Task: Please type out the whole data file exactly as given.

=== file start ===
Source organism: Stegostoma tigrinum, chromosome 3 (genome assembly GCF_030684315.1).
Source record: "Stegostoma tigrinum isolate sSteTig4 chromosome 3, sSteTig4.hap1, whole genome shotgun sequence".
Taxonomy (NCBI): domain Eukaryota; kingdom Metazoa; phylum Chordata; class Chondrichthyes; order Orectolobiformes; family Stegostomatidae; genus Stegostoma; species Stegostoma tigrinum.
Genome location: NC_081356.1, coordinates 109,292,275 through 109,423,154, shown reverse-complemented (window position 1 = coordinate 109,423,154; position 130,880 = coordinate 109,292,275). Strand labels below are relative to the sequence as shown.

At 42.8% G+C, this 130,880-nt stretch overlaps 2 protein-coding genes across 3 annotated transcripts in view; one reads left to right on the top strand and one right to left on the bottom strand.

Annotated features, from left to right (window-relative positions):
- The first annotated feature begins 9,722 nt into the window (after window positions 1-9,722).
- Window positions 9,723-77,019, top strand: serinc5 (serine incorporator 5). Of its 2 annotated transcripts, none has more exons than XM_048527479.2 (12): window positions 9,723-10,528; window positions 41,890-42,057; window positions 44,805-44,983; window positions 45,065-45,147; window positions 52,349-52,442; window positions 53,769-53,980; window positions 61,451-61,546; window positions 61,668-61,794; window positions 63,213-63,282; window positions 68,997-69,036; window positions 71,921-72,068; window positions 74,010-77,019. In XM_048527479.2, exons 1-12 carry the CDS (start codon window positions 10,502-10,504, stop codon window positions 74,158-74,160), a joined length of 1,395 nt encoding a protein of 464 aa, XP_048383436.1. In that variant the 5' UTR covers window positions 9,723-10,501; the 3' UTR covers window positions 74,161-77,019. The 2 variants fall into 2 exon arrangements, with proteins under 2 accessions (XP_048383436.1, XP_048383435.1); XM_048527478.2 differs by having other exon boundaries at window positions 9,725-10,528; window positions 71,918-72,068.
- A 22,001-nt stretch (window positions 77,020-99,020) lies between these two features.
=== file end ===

Source organism: Stegostoma tigrinum, chromosome 3 (genome assembly GCF_030684315.1).
Source record: "Stegostoma tigrinum isolate sSteTig4 chromosome 3, sSteTig4.hap1, whole genome shotgun sequence".
Taxonomy (NCBI): domain Eukaryota; kingdom Metazoa; phylum Chordata; class Chondrichthyes; order Orectolobiformes; family Stegostomatidae; genus Stegostoma; species Stegostoma tigrinum.
Genome location: NC_081356.1, coordinates 109,292,275 through 109,423,154, shown reverse-complemented (window position 1 = coordinate 109,423,154; position 130,880 = coordinate 109,292,275). Strand labels below are relative to the sequence as shown.

At 42.8% G+C, this 130,880-nt stretch overlaps 2 protein-coding genes across 3 annotated transcripts in view; one reads left to right on the top strand and one right to left on the bottom strand.

Annotated features, from left to right (window-relative positions):
- The first annotated feature begins 9,722 nt into the window (after window positions 1-9,722).
- Window positions 9,723-77,019, top strand: serinc5 (serine incorporator 5). Of its 2 annotated transcripts, none has more exons than XM_048527479.2 (12): window positions 9,723-10,528; window positions 41,890-42,057; window positions 44,805-44,983; window positions 45,065-45,147; window positions 52,349-52,442; window positions 53,769-53,980; window positions 61,451-61,546; window positions 61,668-61,794; window positions 63,213-63,282; window positions 68,997-69,036; window positions 71,921-72,068; window positions 74,010-77,019. In XM_048527479.2, exons 1-12 carry the CDS (start codon window positions 10,502-10,504, stop codon window positions 74,158-74,160), a joined length of 1,395 nt encoding a protein of 464 aa, XP_048383436.1. In that variant the 5' UTR covers window positions 9,723-10,501; the 3' UTR covers window positions 74,161-77,019. The 2 variants fall into 2 exon arrangements, with proteins under 2 accessions (XP_048383436.1, XP_048383435.1); XM_048527478.2 differs by having other exon boundaries at window positions 9,725-10,528; window positions 71,918-72,068.
- A 22,001-nt stretch (window positions 77,020-99,020) lies between these two features.